Screen Daily wrote that after the ceremony, held two days before Academy Awards votes must be registered, Mendes' 1917 became a favourite for multiple wins at Oscars, having taken seven BAFTA awards of its nine nominations. They also noted that it would be a safe choice for Academy members who are averse to films for streaming, based on its marketing as a "must-see on the big screen". This compares to the Netflix film The Irishman being the night's biggest loser, taking no awards despite ten nominations; Netflix productions in total received 23 nominations, winning in two (Best Supporting Actress and Best Animated Film). Screen Daily suggests there is anecdotal evidence of Netflix not supporting its awards nominees as much as it did Roma.
Some "unexpected" wins of the night include Netflix' Klaus as Best Animated Film, but also those marking diversity: Best British Debut for Bait, a film described by its writer-director as "a black and white, 16-millimetre, hand-processed, post-synced film in Academy ratio about Cornish fishing people"; Best Documentary for For Sama, a personal story of bombings at a Syrian hospital made by the family involved, with them using their speech to "implore the UK not to ignore the ongoing plight of the people of the Syrian city of Idlib"; and the Rising Star Award for Micheal Ward, star of Rapman's Blue Story (which received no nominations), who used his speech to say that he "feels like we're going in the right direction" in terms of diversity.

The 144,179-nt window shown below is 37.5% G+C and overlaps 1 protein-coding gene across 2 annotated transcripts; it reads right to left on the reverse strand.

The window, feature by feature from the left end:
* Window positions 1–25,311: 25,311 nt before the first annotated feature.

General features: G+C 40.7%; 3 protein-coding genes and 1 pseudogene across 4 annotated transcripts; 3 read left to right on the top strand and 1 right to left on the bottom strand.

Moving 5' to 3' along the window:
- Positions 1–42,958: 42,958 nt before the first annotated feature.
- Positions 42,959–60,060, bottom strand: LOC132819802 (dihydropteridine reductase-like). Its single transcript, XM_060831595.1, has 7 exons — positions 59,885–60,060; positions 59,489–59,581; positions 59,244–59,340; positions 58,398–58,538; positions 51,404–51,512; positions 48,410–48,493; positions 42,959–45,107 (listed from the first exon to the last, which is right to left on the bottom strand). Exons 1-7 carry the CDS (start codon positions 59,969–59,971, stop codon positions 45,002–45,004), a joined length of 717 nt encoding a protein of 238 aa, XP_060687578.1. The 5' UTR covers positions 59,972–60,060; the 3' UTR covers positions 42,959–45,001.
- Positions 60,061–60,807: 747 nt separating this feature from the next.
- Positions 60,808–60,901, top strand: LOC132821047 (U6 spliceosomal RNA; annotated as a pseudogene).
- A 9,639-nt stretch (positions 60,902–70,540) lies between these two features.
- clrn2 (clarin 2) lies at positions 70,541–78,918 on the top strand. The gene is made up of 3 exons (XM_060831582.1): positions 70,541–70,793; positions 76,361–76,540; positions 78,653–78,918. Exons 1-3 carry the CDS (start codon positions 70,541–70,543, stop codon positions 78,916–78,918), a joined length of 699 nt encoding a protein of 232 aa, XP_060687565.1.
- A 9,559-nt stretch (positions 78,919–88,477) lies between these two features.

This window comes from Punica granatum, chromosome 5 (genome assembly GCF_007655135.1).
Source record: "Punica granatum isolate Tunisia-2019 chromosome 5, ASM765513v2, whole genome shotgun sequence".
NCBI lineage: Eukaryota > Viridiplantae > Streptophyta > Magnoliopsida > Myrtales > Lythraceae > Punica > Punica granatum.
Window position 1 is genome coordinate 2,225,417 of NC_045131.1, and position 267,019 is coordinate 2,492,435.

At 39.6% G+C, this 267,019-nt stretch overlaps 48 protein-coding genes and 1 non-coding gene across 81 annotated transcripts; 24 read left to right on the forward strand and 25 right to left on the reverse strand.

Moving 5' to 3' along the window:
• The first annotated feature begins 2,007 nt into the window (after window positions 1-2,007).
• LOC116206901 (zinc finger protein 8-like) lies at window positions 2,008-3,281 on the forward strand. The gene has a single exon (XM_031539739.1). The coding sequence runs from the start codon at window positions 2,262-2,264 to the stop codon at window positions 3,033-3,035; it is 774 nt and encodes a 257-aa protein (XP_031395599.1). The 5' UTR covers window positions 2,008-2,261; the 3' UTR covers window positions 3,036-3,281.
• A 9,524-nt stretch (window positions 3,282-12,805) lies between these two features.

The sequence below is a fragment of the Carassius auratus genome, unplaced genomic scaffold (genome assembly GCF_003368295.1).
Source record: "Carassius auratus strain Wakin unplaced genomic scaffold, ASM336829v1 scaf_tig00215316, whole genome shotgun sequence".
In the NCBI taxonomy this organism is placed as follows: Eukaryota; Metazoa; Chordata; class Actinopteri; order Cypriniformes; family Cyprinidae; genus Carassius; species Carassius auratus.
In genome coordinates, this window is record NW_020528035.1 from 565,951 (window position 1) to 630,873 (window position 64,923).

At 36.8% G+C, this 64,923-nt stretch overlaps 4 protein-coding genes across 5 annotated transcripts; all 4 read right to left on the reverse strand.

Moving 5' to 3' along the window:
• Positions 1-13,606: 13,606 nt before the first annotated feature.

The writers of Screen Daily also suggest there was some controversy surrounding the British identity of some films nominated in the 'British film' categories; 1917 was financed by the US, and Retablo is a Peruvian film co-produced with Norway and Germany whose Peruvian director only lives in London. This ceremony marked the first year since 1977 in which there were no British acting winners. The Best Film winner also did not having any acting nominees, seen as unusual. Mendes became the first British winner of Best Director for eleven years.
American actress Renée Zellweger did note in the press room that she felt like part of "the British gang"; after accepting her Best Actress award, Hugh Grant had taken to the stage to present, quipping "well done Jones" as Zellweger left, a reference to their parts in the British film Bridget Jones's Diary. Later in the press room, the young Sama Al-Kateab, who had been held by her parents on stage while accepting their Best Documentary award, was allowed to roam and took to running the length of the stage and playing with microphones.
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- "Bafta film awards 2020: Joker leads nominations amid diversity row". BBC News. 8 January 2020. Retrieved 8 January 2020.
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- Loughrey, Clarisse (2 February 2020). "Graham Norton jokes about Baftas diversity controversy in opening monologue". The Independent. Retrieved 3 February 2020.
- Shoard, Catherine (2 February 2020). "Joaquin Phoenix's attack on Baftas for 'systemic racism' applauded". The Guardian. Retrieved 3 February 2020.
- "Joaquin Phoenix praised for Baftas racism speech". BBC News. 3 February 2020. Retrieved 3 February 2020.